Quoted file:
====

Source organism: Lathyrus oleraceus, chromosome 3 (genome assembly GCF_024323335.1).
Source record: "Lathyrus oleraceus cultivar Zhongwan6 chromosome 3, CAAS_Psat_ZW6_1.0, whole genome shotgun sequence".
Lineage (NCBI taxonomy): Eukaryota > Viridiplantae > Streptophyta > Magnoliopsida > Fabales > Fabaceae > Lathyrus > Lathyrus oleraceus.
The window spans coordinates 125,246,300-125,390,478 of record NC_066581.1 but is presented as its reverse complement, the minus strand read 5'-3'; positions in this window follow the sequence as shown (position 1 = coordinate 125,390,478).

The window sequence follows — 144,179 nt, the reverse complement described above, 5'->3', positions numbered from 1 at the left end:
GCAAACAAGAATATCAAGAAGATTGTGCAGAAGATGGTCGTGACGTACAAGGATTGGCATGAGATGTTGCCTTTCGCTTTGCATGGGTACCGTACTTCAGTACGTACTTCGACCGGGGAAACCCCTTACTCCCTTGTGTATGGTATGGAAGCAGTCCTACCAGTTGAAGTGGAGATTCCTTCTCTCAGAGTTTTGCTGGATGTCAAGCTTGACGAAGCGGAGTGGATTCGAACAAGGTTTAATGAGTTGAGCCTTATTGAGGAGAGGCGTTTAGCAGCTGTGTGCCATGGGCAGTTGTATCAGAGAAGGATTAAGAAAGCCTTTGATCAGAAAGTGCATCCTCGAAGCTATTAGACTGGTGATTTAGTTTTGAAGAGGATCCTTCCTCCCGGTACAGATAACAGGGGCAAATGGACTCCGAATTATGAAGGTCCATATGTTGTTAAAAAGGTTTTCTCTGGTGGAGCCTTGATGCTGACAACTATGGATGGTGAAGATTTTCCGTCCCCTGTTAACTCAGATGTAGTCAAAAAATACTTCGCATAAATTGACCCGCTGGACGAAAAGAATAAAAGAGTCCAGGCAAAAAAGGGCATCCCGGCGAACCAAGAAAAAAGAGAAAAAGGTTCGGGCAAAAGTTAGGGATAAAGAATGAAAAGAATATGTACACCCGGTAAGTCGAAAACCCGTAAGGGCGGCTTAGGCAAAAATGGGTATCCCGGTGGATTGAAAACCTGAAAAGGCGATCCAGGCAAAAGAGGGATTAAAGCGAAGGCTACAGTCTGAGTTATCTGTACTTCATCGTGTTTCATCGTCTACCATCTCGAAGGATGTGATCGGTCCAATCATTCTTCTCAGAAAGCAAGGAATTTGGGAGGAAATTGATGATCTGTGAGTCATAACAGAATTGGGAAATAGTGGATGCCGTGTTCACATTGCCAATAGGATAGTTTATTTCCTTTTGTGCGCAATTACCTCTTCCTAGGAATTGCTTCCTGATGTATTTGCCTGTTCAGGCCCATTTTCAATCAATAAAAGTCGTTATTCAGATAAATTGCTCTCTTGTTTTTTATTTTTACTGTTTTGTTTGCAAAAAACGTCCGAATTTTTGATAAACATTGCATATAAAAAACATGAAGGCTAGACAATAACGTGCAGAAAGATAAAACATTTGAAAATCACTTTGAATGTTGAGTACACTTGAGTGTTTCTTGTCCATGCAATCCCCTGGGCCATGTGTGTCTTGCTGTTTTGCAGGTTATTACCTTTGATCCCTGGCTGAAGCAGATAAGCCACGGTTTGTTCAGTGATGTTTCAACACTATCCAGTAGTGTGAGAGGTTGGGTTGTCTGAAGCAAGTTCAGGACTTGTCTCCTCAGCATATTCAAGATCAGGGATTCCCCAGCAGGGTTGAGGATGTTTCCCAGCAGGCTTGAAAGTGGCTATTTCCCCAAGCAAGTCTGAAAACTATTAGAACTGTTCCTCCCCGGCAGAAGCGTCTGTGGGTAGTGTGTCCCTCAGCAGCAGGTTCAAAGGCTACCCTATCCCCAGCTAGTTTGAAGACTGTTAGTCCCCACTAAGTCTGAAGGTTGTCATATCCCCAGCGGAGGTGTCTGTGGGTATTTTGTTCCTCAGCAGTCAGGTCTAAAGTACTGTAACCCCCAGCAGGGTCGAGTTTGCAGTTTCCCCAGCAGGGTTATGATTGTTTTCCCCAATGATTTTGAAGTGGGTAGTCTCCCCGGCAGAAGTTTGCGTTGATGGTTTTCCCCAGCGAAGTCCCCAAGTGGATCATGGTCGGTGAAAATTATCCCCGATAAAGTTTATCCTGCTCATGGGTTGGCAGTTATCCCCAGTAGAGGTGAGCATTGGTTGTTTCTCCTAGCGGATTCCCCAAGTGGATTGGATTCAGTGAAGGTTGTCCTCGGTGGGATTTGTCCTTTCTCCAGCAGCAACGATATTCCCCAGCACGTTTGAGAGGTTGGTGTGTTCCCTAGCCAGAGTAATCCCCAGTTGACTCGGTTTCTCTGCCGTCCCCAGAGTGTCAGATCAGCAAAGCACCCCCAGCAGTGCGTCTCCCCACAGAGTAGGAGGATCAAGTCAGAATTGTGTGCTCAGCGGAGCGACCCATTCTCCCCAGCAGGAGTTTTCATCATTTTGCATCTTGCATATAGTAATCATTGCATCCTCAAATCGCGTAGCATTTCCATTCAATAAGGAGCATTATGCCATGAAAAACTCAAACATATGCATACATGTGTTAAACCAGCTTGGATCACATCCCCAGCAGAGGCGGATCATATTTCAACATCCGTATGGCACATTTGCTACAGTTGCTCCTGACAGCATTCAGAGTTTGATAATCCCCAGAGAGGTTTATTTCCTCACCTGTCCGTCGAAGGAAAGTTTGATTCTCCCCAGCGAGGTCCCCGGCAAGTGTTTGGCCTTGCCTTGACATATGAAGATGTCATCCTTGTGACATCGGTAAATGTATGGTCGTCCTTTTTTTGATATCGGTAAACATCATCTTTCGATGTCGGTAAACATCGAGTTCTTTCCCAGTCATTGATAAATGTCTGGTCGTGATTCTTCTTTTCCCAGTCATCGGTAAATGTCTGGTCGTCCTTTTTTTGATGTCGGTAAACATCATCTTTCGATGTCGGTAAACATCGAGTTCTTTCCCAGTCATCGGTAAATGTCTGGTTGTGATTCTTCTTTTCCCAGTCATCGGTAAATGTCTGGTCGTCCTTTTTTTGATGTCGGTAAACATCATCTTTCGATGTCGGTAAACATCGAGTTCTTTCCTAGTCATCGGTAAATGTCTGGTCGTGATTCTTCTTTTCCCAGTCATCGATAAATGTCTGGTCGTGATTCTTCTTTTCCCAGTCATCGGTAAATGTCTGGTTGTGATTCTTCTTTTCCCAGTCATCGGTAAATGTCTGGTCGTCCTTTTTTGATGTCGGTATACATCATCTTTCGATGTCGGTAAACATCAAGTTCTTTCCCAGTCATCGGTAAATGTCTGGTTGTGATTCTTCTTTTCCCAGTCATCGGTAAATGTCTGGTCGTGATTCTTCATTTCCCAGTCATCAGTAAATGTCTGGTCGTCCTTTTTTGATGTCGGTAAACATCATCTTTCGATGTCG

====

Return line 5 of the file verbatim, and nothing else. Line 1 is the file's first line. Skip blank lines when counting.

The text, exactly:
The window sequence follows — 144,179 nt, the reverse complement described above, 5'->3', positions numbered from 1 at the left end: